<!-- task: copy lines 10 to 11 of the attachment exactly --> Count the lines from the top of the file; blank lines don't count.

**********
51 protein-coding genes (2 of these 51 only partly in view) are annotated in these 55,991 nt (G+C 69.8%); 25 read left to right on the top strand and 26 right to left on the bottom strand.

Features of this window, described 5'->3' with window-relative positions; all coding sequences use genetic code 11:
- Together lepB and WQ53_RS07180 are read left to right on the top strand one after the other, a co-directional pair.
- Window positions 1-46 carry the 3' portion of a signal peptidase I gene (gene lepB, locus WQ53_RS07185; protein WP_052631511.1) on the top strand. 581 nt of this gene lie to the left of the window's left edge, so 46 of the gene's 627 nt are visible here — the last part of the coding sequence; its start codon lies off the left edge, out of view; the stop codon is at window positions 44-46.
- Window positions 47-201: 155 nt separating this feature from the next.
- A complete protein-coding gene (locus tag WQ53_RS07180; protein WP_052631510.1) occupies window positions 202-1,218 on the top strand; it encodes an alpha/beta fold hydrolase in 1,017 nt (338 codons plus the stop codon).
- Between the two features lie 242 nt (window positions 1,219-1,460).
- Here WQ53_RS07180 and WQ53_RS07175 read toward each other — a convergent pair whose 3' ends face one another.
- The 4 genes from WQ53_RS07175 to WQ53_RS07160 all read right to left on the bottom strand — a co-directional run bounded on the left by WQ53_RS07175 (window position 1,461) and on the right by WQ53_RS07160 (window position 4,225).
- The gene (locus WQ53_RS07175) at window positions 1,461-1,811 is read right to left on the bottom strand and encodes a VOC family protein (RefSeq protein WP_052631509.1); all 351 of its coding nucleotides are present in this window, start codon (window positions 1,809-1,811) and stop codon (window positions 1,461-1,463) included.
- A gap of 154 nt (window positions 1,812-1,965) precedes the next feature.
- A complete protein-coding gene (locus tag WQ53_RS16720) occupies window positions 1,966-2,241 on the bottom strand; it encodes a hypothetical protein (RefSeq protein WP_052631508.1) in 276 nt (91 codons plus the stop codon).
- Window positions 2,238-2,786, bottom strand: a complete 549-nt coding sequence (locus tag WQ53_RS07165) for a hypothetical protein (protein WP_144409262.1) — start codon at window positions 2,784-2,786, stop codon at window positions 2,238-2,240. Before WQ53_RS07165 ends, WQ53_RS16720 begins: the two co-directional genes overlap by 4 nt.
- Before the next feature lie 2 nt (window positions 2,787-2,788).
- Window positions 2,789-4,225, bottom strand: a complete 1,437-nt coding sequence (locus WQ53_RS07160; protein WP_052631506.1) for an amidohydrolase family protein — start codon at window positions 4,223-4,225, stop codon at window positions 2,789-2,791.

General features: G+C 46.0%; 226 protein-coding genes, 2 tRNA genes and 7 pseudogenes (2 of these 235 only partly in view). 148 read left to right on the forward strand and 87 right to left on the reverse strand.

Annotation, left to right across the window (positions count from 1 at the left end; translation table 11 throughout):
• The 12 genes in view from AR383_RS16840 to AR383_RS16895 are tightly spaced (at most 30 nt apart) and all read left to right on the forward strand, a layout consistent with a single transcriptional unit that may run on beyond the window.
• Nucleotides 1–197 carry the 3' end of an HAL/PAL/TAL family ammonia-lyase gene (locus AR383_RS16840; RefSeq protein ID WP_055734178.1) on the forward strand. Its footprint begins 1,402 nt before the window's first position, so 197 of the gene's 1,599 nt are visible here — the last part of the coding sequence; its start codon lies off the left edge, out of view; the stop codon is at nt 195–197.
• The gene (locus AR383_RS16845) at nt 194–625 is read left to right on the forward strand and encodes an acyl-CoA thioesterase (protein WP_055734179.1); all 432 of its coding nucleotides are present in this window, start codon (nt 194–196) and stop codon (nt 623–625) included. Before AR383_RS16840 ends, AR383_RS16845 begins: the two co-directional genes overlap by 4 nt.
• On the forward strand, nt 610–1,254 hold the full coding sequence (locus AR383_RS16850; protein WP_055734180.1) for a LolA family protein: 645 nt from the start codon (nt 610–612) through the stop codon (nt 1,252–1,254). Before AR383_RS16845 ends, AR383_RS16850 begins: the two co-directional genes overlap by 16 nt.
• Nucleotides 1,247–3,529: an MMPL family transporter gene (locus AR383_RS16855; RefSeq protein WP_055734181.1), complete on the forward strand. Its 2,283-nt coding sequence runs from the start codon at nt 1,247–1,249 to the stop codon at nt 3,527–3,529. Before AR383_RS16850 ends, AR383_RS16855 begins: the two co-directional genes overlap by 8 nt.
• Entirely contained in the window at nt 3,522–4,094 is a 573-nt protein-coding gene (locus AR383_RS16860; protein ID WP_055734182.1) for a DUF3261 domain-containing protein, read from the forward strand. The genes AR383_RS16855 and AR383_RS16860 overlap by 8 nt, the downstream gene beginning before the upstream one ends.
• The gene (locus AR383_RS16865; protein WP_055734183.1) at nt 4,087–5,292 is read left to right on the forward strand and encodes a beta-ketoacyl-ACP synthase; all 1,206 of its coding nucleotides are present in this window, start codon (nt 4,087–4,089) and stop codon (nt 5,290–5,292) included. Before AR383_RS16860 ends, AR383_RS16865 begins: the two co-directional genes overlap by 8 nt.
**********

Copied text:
- The gene (locus WQ53_RS07175) at window positions 1,461-1,811 is read right to left on the bottom strand and encodes a VOC family protein (RefSeq protein WP_052631509.1); all 351 of its coding nucleotides are present in this window, start codon (window positions 1,809-1,811) and stop codon (window positions 1,461-1,463) included.
- A gap of 154 nt (window positions 1,812-1,965) precedes the next feature.